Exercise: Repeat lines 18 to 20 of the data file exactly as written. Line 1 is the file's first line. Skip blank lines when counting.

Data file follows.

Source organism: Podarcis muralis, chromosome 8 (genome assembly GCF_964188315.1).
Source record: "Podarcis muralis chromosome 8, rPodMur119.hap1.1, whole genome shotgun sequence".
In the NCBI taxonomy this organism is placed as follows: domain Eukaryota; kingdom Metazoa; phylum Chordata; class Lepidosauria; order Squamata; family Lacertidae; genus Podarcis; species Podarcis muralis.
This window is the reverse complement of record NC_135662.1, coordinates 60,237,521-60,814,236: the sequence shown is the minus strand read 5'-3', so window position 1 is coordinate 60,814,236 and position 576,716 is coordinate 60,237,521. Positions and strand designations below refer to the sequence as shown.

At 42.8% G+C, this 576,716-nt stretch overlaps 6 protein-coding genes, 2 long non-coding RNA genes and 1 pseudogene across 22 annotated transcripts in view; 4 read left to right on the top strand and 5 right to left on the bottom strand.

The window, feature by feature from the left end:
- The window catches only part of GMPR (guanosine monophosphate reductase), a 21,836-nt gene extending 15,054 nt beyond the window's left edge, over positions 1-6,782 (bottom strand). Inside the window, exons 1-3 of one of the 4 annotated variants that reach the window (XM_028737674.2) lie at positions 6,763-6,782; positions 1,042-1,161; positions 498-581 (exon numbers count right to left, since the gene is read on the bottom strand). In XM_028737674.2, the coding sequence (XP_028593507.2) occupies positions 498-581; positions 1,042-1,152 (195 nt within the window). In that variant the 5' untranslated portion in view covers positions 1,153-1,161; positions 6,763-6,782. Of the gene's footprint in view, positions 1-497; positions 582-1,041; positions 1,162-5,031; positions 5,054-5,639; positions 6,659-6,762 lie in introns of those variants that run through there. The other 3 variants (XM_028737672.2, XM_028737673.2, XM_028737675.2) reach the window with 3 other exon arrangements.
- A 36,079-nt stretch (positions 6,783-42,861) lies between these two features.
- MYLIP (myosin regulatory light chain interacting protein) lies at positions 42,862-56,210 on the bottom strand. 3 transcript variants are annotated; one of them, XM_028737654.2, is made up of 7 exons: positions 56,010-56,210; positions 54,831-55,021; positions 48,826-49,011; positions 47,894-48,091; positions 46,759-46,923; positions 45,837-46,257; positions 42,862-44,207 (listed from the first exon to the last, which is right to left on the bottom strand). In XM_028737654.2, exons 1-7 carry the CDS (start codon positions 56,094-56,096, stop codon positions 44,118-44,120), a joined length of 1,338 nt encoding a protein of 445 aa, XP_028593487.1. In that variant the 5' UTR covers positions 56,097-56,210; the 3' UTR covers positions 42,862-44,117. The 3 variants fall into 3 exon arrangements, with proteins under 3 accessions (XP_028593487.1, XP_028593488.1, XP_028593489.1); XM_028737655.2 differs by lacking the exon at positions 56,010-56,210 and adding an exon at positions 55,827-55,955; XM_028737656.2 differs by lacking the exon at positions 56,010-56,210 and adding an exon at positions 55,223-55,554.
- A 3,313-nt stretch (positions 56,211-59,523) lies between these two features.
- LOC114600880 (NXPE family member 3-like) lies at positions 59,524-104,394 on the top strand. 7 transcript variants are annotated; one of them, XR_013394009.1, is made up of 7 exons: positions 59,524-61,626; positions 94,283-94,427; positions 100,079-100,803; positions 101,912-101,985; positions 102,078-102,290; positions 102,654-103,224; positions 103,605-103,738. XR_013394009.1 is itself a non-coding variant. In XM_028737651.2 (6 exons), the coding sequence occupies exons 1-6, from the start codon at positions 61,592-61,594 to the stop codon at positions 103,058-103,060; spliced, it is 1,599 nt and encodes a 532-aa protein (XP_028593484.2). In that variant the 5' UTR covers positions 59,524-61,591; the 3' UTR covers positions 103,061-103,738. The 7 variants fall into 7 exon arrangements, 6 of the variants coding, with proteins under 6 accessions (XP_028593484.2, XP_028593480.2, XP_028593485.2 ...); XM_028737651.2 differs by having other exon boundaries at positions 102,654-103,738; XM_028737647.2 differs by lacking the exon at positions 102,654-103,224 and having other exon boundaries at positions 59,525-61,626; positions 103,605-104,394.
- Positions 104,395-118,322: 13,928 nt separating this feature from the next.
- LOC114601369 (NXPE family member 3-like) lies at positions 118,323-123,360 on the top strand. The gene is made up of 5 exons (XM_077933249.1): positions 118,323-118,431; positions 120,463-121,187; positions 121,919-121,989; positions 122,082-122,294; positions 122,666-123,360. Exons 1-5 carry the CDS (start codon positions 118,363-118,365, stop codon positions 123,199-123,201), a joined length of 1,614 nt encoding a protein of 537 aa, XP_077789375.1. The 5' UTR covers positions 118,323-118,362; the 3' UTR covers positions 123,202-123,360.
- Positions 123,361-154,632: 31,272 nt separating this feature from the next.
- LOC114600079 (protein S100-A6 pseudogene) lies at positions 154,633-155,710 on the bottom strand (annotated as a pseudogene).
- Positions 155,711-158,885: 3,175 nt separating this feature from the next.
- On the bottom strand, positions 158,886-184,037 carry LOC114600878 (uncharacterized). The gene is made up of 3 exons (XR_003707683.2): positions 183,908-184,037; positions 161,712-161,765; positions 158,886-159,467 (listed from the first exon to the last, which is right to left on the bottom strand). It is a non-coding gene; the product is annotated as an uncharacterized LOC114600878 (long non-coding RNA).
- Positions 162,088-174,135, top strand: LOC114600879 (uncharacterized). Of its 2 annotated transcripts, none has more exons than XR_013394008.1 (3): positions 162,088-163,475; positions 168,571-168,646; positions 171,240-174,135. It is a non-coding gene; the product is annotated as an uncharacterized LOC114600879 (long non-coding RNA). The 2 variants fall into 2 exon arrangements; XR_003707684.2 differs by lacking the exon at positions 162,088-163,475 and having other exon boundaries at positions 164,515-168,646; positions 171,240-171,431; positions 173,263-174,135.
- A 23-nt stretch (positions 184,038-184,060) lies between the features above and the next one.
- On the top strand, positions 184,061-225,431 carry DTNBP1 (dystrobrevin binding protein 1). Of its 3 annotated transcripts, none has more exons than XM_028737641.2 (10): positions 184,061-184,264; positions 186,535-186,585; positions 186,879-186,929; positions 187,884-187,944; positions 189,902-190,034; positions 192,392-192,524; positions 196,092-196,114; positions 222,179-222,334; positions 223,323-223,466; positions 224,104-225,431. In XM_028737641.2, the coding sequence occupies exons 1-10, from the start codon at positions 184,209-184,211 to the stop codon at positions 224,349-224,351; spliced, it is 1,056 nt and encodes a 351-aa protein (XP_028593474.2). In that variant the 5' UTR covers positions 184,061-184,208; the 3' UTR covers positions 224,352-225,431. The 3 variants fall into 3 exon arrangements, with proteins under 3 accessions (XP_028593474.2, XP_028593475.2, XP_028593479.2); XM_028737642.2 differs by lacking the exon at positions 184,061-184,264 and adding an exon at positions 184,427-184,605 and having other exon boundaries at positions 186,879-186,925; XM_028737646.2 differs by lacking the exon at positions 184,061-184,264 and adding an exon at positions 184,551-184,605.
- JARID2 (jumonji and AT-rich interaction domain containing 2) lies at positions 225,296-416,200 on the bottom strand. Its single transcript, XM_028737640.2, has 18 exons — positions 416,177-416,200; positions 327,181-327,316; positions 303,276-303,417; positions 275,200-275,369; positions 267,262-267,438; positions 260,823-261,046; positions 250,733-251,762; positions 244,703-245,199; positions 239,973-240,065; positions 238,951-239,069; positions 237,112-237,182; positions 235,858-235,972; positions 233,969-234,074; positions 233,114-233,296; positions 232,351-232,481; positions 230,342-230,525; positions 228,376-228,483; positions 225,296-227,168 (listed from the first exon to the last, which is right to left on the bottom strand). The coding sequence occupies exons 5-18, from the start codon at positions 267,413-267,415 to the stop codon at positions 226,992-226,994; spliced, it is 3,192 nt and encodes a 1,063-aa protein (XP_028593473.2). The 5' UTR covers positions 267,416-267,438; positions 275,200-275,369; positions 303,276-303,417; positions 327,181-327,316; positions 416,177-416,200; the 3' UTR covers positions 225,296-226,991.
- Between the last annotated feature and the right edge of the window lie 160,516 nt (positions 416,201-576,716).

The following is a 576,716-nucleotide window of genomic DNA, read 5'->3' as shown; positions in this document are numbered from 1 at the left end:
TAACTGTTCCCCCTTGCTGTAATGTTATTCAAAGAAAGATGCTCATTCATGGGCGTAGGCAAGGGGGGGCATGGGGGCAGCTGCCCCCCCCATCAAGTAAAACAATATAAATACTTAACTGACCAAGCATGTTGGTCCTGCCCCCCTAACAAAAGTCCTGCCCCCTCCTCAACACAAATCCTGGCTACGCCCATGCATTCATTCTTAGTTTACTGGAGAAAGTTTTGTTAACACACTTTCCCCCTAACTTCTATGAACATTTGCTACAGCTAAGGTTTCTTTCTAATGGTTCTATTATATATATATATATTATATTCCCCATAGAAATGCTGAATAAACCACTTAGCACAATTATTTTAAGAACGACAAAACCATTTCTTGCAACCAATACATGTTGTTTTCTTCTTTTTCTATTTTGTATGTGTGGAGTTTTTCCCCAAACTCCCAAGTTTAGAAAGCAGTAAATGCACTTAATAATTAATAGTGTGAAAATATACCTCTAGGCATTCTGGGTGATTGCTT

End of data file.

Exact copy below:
- Positions 162,088-174,135, top strand: LOC114600879 (uncharacterized). Of its 2 annotated transcripts, none has more exons than XR_013394008.1 (3): positions 162,088-163,475; positions 168,571-168,646; positions 171,240-174,135. It is a non-coding gene; the product is annotated as an uncharacterized LOC114600879 (long non-coding RNA). The 2 variants fall into 2 exon arrangements; XR_003707684.2 differs by lacking the exon at positions 162,088-163,475 and having other exon boundaries at positions 164,515-168,646; positions 171,240-171,431; positions 173,263-174,135.
- A 23-nt stretch (positions 184,038-184,060) lies between the features above and the next one.
- On the top strand, positions 184,061-225,431 carry DTNBP1 (dystrobrevin binding protein 1). Of its 3 annotated transcripts, none has more exons than XM_028737641.2 (10): positions 184,061-184,264; positions 186,535-186,585; positions 186,879-186,929; positions 187,884-187,944; positions 189,902-190,034; positions 192,392-192,524; positions 196,092-196,114; positions 222,179-222,334; positions 223,323-223,466; positions 224,104-225,431. In XM_028737641.2, the coding sequence occupies exons 1-10, from the start codon at positions 184,209-184,211 to the stop codon at positions 224,349-224,351; spliced, it is 1,056 nt and encodes a 351-aa protein (XP_028593474.2). In that variant the 5' UTR covers positions 184,061-184,208; the 3' UTR covers positions 224,352-225,431. The 3 variants fall into 3 exon arrangements, with proteins under 3 accessions (XP_028593474.2, XP_028593475.2, XP_028593479.2); XM_028737642.2 differs by lacking the exon at positions 184,061-184,264 and adding an exon at positions 184,427-184,605 and having other exon boundaries at positions 186,879-186,925; XM_028737646.2 differs by lacking the exon at positions 184,061-184,264 and adding an exon at positions 184,551-184,605.